The dead hippo represented a stroke of luck to our early human ancestors. Three million years ago, such a huge animal promised an enormous amount of fat-rich food to the group living along the shores of Africa’s Lake Victoria. And the hungry crew knew exactly how to take advantage. Armed with a prehistoric stone tool kit they’d made by hand, they went to work on the beast. They likely cut meat from bone, broke those bones to consume the rich marrow within, and—since the site predates the regular use of fire by some two million years—may have sliced up and pounded the meat into a type of hippo tartare.
The recent discovery of the bones and tools left behind from this and another hippo butchering at Nyayanga, on Kenya’s Homa Peninsula, has altered our view of how human tool use evolved. Scientists, who described this site Thursday in Science, say the location is the earliest known example of Oldowan toolmaking—a groundbreaking leap in the sophistication of stone implements and the tasks for which they could be used. The site’s tools are 300,000 years older than the previously oldest known Oldowan example.
And two molars from the extinct hominin genus Paranthropus at the site present a mystery: Just who made and used these tools? The advanced Oldowan tool kit is typically associated with our own genus Homo, the ancestors of modern humans. But the find suggests that our big-toothed, smaller-brained Paranthropus cousins just might have crafted rocks for their use, or co-opted them from Homo contemporaries who also lived in East Africa during this key evolutionary period when the two lineages diverged.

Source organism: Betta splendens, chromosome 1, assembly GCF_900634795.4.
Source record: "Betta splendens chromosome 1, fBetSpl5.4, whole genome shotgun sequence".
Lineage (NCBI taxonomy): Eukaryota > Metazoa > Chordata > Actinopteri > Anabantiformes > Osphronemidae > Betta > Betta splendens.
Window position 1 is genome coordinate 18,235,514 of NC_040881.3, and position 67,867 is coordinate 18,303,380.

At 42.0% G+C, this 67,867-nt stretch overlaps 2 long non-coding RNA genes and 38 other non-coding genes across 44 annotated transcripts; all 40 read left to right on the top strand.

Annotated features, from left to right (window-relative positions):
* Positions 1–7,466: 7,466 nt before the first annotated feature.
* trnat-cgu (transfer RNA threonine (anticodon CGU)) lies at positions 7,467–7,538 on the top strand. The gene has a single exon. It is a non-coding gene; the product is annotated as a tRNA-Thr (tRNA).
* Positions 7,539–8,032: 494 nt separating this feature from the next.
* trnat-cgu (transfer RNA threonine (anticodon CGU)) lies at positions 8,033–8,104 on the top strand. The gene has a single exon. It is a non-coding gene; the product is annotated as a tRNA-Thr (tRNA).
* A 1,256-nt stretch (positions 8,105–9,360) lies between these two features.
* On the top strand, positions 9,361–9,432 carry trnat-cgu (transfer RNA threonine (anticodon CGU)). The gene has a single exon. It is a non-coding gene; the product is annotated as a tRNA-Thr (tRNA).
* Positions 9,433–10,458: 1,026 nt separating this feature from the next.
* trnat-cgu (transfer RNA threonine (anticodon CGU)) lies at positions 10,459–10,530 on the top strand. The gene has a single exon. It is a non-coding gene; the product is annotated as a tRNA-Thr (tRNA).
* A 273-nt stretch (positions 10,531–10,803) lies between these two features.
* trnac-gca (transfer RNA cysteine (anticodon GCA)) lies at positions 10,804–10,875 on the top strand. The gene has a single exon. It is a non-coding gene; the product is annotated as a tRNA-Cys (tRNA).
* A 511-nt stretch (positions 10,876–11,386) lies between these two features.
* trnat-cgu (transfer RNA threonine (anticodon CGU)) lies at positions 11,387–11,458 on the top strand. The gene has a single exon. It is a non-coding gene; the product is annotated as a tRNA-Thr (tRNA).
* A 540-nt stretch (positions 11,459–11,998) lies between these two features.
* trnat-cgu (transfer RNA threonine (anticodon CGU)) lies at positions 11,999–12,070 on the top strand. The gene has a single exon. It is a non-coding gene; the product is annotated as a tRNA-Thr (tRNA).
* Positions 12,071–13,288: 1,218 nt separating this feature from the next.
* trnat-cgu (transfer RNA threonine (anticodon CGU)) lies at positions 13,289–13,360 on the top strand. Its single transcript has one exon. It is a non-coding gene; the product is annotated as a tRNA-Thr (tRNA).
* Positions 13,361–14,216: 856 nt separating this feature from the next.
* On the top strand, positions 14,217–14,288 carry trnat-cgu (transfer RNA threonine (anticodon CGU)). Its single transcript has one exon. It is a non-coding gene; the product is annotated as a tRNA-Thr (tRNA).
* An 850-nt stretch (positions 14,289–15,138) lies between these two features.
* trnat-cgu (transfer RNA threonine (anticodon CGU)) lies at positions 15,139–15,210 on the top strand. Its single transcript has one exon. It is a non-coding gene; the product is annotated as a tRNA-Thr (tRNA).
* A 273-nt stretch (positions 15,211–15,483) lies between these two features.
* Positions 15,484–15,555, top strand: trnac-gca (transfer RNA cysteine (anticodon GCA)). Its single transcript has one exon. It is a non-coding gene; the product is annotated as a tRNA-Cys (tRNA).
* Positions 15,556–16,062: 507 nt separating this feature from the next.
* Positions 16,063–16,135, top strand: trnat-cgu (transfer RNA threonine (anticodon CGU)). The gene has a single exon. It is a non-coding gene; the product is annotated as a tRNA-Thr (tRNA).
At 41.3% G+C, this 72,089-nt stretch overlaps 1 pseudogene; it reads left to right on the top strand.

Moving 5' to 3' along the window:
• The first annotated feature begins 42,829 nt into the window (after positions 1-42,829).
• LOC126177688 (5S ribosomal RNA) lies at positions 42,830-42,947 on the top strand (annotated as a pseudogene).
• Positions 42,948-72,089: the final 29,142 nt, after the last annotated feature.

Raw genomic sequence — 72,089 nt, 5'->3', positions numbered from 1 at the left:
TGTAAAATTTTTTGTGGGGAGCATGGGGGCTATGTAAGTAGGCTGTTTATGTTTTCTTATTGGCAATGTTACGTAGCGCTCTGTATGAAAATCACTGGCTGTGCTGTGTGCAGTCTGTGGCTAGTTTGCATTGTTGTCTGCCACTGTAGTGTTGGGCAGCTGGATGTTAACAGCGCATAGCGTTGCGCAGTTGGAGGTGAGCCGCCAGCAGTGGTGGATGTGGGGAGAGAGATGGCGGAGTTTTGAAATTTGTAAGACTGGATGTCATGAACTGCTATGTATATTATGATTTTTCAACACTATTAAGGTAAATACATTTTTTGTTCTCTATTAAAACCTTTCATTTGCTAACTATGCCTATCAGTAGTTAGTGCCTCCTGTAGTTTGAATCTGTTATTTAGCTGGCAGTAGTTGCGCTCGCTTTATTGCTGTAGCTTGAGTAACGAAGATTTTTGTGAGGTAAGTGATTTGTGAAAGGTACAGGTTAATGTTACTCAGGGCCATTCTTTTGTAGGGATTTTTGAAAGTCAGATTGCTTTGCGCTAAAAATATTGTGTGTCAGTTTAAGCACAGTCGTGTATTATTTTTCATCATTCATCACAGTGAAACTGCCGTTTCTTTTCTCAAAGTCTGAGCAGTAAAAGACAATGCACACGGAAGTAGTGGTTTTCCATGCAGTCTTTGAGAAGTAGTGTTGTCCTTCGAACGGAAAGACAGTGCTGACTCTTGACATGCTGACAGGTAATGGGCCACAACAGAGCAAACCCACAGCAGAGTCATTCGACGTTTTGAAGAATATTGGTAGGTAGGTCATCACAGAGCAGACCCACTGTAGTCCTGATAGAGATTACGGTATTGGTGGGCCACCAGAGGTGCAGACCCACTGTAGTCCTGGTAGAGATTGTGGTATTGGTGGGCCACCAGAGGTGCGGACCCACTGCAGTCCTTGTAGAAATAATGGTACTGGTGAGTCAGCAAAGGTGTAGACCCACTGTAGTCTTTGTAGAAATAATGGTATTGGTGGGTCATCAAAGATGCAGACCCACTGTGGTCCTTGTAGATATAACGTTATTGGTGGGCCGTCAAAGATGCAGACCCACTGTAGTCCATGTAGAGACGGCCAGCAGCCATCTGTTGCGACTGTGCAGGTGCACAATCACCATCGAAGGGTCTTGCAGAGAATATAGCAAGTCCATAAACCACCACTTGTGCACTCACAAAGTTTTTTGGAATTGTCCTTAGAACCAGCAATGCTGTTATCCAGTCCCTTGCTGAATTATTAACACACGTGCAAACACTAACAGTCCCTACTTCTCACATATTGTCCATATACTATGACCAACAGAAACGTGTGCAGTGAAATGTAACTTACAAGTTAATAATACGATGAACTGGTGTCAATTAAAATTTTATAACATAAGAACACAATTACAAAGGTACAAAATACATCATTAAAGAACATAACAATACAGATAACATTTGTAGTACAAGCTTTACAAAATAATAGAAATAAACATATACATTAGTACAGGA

“What we’re really talking about with the beginning of the Oldowan is the beginning of toolmaking as a regular behavior in human evolution,” says Smithsonian anthropologist Rick Potts, director of the Human Origins Program at the National Museum of Natural History. “We can finally say at this point in evolution that stone toolmaking becomes something that persists, spreads and proliferates.” Potts is a co-author of the study, which involved scientists from numerous institutions including the National Museums of Kenya.
Since 2015, excavations at Nyayanga, along the shores of Lake Victoria, have turned up 330 stone artifacts and 1,776 animal bones, according to the study. Microscopic studies of those bones showed the distinctive marks of cutting, scraping and pounding produced when stone tools are employed to butcher an animal. The bones of the two hippos, which were found near the tools once used to butcher them, are the oldest known evidence of hominins processing and eating such large animals.
The scientists also studied microscopic wear patterns on the ancient stone tools. They determined which types of strikes and blows produced the ancient wear by replicating them with a new set of stone implements.